to clear the path of gnome and knave
when you parade in silk attire;
to grovel every time you twitch
and burst with pride if you should snort,
to bitch and backstab when you bitch—
enough! I do not care to court
your trifling whims, nor do I owe
a duty to your odd pursuits.
Your menials rushing to and fro
can't hope to match my attributes.


Translated from the French of Pierre de Ronsard

Spring has not the flowers
nor autumn such a squall
nor summer heat the power
nor winter cold the pall—
nor Beauce the cornucopia,
nor all the seas the fish,
Bretagne no utopia,
Auvergne no springs like this—
nor has the night the torches,
nor have the woodlands trees,
as I, the scars and scorches
you've burned there by degrees.

First published by Leviathan Quarterly (UK)

And This Is What We Have

And this is what we have:
a rakish slated rooftop,
the aging tambourine,
a page of eggshell foolscap,
a flap of barkentine.

And this is what we lack:
a penny saved for madness,
a penny saved for pain,
a measure for our gladness,
a box to fill with rain.

And this is what we know:
a summer birth will flourish,
Orion's stars will shift,
the love of love will nourish,
the scent of death will drift.

And this is what we don't know:
the reason for our living,
the price we pay for chance,
the sacredness of giving,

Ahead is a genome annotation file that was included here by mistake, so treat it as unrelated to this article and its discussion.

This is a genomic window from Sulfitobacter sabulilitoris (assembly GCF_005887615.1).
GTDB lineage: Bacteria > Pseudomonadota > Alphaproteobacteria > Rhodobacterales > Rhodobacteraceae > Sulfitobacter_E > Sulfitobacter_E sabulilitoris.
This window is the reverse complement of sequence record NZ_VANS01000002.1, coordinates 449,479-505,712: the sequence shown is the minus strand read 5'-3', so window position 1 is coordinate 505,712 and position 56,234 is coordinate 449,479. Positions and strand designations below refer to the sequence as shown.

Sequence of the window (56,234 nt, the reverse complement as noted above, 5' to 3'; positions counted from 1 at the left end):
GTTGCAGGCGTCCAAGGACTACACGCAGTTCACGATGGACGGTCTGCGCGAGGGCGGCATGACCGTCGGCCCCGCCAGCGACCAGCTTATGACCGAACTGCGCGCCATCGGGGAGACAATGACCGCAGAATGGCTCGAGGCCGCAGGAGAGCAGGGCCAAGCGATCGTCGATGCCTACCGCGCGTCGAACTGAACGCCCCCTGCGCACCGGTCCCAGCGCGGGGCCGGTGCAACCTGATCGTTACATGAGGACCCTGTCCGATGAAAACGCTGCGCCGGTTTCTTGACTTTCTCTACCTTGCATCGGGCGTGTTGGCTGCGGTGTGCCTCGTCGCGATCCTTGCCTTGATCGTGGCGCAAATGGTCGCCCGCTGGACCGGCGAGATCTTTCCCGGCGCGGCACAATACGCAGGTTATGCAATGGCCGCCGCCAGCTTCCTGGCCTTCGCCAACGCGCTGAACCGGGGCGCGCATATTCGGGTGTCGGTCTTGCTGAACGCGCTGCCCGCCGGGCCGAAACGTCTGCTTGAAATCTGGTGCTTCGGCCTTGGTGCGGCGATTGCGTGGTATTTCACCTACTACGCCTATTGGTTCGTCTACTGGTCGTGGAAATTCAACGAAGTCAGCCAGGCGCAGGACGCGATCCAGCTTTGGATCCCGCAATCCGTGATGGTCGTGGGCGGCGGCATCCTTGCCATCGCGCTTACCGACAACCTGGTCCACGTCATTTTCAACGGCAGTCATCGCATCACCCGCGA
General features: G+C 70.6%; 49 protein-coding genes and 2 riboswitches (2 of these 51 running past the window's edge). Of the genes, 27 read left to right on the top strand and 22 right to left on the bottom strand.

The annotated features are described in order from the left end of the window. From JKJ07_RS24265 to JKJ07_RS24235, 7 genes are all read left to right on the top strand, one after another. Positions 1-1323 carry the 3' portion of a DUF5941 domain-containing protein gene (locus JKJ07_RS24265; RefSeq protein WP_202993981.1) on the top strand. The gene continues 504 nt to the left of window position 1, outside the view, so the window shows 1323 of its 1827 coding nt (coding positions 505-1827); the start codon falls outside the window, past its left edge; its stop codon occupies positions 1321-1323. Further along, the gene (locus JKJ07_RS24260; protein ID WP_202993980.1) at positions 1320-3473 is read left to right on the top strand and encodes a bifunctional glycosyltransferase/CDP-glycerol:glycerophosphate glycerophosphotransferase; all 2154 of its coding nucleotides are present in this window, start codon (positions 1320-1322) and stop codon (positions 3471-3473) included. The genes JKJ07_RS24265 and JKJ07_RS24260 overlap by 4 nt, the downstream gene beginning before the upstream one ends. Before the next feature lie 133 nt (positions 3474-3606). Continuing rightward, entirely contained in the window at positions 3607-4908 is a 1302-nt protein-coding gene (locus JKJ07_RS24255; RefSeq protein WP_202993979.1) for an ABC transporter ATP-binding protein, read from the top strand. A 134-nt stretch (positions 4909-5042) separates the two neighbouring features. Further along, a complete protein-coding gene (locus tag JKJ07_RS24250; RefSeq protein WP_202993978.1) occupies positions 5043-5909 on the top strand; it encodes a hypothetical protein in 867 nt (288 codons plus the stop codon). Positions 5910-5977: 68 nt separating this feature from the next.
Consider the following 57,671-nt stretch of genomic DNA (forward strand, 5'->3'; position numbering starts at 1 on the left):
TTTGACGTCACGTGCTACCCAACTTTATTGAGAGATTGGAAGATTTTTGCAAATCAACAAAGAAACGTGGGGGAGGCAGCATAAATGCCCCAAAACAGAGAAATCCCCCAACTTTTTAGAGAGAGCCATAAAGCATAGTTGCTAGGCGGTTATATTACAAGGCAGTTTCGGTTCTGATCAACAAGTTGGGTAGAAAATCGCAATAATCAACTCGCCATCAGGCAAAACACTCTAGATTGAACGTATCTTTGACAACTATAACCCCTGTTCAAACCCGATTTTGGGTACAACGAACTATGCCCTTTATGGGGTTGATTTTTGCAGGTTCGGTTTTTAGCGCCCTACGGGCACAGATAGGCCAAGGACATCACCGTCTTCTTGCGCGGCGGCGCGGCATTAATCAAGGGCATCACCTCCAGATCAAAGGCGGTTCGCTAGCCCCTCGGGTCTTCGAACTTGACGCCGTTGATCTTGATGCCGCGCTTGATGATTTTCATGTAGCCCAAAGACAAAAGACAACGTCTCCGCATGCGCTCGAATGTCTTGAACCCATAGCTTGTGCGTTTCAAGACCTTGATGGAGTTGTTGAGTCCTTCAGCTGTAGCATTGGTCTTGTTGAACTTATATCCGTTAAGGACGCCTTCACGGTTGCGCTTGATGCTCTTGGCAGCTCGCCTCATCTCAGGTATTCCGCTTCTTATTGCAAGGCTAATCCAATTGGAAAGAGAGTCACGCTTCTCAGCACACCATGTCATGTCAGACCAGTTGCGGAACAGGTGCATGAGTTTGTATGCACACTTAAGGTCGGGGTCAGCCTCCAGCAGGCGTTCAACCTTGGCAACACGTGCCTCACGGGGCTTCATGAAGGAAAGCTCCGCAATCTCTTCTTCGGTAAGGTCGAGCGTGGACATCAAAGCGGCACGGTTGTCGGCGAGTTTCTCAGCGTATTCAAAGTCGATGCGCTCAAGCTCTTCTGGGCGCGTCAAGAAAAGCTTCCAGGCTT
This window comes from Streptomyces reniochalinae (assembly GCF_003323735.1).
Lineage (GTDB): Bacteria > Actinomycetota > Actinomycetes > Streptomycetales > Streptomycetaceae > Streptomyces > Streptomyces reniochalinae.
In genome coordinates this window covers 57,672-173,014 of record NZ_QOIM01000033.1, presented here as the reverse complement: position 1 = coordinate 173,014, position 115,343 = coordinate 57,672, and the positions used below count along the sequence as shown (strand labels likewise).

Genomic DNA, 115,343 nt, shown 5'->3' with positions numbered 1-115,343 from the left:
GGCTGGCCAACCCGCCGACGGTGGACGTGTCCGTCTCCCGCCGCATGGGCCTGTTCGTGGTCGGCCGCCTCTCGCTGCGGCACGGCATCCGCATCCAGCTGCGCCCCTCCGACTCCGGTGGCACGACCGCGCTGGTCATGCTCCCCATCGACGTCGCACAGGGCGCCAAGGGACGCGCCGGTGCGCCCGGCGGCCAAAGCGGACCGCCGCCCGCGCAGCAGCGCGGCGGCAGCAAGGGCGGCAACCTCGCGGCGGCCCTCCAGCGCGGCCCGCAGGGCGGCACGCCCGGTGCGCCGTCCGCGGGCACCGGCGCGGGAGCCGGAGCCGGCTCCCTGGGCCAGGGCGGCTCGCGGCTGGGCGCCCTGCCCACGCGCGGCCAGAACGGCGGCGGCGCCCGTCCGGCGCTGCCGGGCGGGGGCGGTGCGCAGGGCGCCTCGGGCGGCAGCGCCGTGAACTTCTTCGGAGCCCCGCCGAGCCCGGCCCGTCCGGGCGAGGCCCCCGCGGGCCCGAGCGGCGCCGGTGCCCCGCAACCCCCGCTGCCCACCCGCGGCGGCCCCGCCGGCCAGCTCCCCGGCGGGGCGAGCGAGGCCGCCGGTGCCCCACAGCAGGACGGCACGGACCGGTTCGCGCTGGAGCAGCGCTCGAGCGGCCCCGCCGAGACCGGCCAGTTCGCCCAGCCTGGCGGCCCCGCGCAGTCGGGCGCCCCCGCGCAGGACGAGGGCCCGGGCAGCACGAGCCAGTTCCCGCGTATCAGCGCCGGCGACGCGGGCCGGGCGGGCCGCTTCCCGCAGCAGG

the grace of our own dance.

Will O’ the Wisp

Translated from the German of Rainer Maria Rilke

We have an ancient dealing
with those lights out on the moors.
They seem to me great-aunts, revealing …
things I fathom more and more:

We share the kind of family quirk
no power can suppress—
a bounce, a bow, a swing, a jerk
the others don’t possess.

I too am there, where no roads go,
where clouds put men to rout;
and I have seen myself below
my eyelids, going out.

First published in Orbis (UK)

Apology from Fiji

Come all you surfers with your boards
and hunters on safari;
we’ve buried our ancestral swords
and we are truly sorry.

We offer this belated rite
for Reverend Thomas Baker;
our folk had never seen a white
who wasn’t a troublemaker.

In Fiji’s simple habitat,
it was and is tabu
to touch a Fiji chieftain’s hat—
one slip, and barbecue.

First published in Light